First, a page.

The French senate has unanimously
adopted the credit asked for by the gov
ernment for the expenses of the trench
exnioit at tne Vtiicagu cuiumumu
sition. ibe credit was paeReu Dy me
chamber of deputies Thursday.
The New York federation of labor will
take part in the coming May day demon
stration by holding an eight-hour masB
meeting on April 30. The central labor
union is arranging for an eight-hour mass
meeting in Union square May 1.
Captain Cowan of the steamer l'hidas,
which arrived in port Saturday from Bra
zilian ports, reported the sanitary con
dition of hantos and Rio Janeiro very
bad. Yellow fever i3 still prevailing at
those poriB to an alarming extent.
The residence of James Hawley, at
Pittsburg, Pa., was destroyed by fire
Sunday morning. Joseph Linton, an
adopted son, was burned to death, which
so affected Hawley that he made three
ineffectual attempts to commit suicide.
Tuesday night Sheriff McFarland of
Walla Walla county arrested a man
named William Robinson at Dayton on
the charge of horse stealing, and brought
him to Walla Walla Wednesday morning
and confined him in the county jiil.
Judge Patterson of the New York su
preme court has refused to dismiss the
complaint in Cilonel E. G. Janes' suit
aeainst J. Henry Work to recover $200,
000 money invested and profits in and
from contracts held by the firm of Grant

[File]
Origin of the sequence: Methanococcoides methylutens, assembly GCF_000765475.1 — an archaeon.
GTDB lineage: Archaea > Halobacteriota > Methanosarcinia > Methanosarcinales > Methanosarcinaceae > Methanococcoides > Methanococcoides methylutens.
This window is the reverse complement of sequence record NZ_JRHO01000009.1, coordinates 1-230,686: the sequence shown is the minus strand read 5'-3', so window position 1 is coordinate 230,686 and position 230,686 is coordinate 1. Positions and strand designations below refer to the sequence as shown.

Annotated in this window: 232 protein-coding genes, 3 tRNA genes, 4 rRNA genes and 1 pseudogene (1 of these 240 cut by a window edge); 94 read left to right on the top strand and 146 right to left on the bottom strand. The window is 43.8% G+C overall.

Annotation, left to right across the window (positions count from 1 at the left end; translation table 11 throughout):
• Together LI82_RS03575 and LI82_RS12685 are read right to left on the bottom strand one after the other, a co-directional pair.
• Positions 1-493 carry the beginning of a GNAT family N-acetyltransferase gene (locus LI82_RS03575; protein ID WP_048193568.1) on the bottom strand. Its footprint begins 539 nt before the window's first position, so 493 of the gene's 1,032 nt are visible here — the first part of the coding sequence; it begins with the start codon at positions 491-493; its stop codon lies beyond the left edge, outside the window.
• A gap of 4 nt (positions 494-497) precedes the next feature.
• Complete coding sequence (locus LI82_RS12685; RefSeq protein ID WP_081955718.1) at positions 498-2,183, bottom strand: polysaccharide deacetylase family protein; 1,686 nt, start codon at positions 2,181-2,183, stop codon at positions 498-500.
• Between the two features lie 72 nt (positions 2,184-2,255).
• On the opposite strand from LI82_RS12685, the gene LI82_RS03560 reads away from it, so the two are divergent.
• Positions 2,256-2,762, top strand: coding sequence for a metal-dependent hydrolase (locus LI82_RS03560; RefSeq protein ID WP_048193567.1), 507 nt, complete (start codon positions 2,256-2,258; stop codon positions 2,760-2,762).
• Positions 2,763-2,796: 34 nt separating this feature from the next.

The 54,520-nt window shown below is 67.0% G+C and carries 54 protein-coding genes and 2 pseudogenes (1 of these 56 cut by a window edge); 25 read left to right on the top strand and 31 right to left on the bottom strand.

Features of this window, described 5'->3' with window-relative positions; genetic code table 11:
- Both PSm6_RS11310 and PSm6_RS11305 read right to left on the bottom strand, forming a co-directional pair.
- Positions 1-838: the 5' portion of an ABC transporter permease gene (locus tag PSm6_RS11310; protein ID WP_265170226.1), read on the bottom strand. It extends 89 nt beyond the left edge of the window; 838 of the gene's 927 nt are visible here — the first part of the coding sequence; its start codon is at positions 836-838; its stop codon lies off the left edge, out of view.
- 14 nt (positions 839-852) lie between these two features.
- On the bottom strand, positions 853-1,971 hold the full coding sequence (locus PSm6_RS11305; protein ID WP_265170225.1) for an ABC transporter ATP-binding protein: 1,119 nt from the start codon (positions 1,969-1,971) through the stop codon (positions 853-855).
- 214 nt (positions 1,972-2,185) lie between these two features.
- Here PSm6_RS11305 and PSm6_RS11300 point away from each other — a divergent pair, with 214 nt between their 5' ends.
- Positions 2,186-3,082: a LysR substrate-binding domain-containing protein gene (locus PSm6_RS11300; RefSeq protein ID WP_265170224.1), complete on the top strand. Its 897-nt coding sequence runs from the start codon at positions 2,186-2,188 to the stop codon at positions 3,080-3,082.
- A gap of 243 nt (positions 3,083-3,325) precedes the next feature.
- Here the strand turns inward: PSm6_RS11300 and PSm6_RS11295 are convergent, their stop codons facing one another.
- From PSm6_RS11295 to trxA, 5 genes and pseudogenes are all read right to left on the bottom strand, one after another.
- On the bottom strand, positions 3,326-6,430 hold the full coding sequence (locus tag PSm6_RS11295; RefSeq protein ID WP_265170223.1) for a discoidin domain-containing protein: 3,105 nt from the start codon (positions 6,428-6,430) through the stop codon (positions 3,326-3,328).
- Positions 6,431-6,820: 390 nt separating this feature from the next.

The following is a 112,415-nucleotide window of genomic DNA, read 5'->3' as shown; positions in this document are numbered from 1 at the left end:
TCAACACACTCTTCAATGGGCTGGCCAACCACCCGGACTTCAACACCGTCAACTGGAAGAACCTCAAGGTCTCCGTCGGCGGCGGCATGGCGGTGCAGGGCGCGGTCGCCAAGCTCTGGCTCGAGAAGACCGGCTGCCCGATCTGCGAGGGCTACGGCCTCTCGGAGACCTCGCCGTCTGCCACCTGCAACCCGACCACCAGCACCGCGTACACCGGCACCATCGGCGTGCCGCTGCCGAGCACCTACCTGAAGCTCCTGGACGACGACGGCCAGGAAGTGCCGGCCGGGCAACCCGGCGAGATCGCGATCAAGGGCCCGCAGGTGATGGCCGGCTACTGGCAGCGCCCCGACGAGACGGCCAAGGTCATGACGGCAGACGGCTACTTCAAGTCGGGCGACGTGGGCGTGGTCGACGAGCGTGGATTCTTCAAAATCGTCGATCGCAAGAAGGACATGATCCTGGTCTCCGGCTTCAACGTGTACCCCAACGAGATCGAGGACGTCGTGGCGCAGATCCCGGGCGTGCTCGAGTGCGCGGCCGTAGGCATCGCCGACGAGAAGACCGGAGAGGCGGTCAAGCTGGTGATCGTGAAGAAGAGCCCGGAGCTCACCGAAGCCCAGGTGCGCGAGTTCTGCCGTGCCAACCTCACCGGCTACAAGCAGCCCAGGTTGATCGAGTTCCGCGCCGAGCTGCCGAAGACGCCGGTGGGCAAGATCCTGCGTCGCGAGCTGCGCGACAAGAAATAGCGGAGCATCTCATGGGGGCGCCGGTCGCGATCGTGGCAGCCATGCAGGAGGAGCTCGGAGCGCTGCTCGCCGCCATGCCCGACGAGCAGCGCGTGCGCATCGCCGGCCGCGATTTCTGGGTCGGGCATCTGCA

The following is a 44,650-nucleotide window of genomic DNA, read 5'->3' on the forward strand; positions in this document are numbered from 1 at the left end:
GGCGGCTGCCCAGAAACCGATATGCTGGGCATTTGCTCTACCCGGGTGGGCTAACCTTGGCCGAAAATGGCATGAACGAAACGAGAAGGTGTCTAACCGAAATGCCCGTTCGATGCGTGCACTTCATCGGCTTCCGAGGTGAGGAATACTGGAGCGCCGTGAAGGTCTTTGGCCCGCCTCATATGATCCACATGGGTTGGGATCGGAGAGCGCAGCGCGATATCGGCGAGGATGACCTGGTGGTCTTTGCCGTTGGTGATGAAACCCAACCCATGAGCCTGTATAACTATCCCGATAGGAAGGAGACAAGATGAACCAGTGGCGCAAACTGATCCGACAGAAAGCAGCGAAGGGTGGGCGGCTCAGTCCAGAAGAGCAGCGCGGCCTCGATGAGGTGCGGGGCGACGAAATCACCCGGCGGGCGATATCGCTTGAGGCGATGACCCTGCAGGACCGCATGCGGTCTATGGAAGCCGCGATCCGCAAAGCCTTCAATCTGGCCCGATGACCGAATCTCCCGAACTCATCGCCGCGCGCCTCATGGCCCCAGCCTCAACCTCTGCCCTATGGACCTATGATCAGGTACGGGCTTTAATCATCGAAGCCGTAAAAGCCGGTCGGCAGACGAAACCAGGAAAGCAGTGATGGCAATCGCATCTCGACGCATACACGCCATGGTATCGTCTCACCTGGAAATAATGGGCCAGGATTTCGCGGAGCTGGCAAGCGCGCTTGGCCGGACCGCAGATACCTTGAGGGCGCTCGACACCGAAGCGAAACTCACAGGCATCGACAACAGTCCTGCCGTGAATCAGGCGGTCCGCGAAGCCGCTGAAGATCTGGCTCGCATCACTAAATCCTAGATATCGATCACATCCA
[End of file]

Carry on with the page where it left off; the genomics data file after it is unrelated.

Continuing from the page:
Tuesday night, near Delamar, Idaho,
in a dispute over a small piece of land.
Poter Meddin, a miner, shot and killed
W. A. Steel, a carpenter. Both were
married men. Steel died at 9 p. m., and
at 10 a crowd was gathering to hang
Henry Massev, of Spokane, a brother
of the well-known contractor, V. M.
Massey, committed suicide Tuesday by
swallowing an over-dose of strychnine.
HiB depression was caused by dissipa
tion. Ho was 30 years of age and
A Washington dispatch says that Sen
ator Hill has decided to throw hie
strength in the democratic convention in
favor of John M. Palmer of Illinois. He
is convinced that he cannot secure the
nomination himself, anu will try to
The latest criminal utilisation is a
Chicago burglar who destroys hut does
not carry away plunder. Fine dresses
and lace curtains are slashed with
knives, jewelry stamped upon and C03tlj
vases smashed to pieces, but in no case
hus anything been stolen.
A disastrous wreck occurred four miles
north of Connellsville. Pa., Friday after
noon on the north McKeosport &
Yonghihany railroad, in which Fireman
T. Thielman and a lirukeman named E
T. Kazell were instantly killed. Engi
neer Martin may also die.
J. II. Bush, a son-in-law of ex-Judge
Kelly, who recently died in Boise City,
has demanded that, the body of Judge
Kelly be exhumed, alleging that foul
play was the cause of his death. A hip
row over the distribution of the dead
man's estate is imminent.
The will of John Crear, of Chicago,
bequeathing $1,300,000 for a public
library and other public charities, has
been sustained by Judge Tuley, and the
case now goes to the Illinois Biipreme
court. Eight cousins of the testator, hit
next of kin, tried to break the will.
aufl 'morV'turmuMleT "projectiles was
found on Saturday night at the gate ol
the hospital for army eusioners in
Madrid. Alarm is revived by the news
that 110 pounds of dynamite have been
stolen from the minus near Linaren.
A bureau of press clippings in London
has received the royal "command" to
furnish twenty distinct sets of newspa